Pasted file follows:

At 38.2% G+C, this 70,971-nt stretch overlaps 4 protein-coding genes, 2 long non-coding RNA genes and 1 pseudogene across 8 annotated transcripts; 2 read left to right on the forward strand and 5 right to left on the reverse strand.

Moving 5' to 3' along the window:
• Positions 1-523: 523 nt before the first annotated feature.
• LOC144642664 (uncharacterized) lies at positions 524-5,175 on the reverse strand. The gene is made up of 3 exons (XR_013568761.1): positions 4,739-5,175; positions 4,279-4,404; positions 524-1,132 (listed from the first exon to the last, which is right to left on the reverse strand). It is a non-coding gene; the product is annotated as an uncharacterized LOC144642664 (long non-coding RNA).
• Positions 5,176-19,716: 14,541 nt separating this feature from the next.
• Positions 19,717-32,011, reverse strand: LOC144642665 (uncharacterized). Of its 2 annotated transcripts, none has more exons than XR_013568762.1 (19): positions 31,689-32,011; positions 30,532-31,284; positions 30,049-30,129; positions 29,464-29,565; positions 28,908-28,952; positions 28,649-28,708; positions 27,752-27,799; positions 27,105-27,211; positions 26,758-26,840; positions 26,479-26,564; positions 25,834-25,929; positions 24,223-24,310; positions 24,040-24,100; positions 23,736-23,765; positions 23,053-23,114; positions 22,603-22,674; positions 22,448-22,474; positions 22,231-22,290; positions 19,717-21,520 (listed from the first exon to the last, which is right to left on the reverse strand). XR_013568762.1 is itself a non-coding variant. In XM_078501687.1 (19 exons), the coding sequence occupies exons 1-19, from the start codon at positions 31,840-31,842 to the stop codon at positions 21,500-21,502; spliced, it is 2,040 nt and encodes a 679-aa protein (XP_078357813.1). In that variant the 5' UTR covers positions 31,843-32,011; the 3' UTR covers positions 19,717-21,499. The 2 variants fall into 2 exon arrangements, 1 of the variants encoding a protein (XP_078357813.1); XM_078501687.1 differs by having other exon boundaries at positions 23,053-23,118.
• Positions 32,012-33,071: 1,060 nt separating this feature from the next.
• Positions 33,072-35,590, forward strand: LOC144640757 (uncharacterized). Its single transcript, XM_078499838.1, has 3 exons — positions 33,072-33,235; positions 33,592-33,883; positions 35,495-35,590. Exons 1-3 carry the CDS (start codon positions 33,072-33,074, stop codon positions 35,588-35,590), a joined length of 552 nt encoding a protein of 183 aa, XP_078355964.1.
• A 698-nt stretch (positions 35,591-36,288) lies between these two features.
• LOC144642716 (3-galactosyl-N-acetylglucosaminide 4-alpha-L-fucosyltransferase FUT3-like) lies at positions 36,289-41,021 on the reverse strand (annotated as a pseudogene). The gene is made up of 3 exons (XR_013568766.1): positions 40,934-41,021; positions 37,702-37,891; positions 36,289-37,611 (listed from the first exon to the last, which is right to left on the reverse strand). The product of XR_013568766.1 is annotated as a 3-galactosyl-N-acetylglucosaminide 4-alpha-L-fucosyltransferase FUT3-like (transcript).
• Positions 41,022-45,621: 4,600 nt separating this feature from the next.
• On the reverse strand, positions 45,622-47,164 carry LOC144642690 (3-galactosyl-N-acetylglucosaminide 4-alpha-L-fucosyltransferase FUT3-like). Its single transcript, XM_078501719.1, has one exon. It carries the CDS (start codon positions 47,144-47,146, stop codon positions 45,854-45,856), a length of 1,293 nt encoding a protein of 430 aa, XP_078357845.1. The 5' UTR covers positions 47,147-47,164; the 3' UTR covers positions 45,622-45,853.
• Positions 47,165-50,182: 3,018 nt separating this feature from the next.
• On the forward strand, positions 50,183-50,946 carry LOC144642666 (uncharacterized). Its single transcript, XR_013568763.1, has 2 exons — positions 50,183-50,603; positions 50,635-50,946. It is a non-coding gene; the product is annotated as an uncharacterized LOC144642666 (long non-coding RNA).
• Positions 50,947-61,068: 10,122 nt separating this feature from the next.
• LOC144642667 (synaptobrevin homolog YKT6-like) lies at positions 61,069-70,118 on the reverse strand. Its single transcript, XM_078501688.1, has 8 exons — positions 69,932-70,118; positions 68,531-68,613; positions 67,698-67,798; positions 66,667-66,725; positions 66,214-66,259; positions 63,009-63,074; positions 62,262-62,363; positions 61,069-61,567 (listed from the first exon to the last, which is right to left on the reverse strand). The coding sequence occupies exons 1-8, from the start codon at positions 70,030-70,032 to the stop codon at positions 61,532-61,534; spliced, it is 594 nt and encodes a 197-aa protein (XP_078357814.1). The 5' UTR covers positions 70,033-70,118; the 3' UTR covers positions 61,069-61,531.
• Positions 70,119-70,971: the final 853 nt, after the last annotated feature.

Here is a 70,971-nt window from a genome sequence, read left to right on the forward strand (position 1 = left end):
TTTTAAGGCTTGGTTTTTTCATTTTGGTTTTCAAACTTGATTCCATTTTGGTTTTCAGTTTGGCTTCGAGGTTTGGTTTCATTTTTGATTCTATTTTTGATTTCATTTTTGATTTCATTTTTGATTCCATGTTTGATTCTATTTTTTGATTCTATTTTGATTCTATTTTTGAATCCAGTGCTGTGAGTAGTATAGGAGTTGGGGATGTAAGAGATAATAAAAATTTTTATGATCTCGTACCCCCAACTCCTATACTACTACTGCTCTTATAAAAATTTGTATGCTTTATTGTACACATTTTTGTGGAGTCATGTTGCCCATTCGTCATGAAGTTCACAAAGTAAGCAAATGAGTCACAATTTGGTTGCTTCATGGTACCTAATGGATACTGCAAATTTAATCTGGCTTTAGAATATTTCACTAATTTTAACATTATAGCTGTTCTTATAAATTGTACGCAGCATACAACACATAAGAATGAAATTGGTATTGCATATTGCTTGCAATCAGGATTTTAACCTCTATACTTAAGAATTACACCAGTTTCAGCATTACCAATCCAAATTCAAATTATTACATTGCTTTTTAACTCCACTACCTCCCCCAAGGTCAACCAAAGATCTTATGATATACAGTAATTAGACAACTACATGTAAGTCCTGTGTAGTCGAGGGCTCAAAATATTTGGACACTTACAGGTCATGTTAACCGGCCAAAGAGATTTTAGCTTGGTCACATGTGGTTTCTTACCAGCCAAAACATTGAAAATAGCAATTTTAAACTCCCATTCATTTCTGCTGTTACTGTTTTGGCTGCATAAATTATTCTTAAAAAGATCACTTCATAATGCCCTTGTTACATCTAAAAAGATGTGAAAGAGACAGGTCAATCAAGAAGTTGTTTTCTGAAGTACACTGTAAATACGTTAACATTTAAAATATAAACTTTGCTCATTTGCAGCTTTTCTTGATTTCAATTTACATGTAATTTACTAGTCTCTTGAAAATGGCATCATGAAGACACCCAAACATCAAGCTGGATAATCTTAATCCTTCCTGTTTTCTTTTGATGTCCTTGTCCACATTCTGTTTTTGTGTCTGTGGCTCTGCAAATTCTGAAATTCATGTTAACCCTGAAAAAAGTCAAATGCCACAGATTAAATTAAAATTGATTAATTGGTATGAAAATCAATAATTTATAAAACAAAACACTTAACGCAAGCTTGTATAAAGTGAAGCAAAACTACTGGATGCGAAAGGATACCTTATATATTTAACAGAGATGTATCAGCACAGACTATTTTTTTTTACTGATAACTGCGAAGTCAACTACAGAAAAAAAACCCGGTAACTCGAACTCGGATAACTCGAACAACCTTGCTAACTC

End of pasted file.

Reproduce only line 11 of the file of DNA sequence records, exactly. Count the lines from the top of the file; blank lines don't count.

• Positions 41,022-45,621: 4,600 nt separating this feature from the next.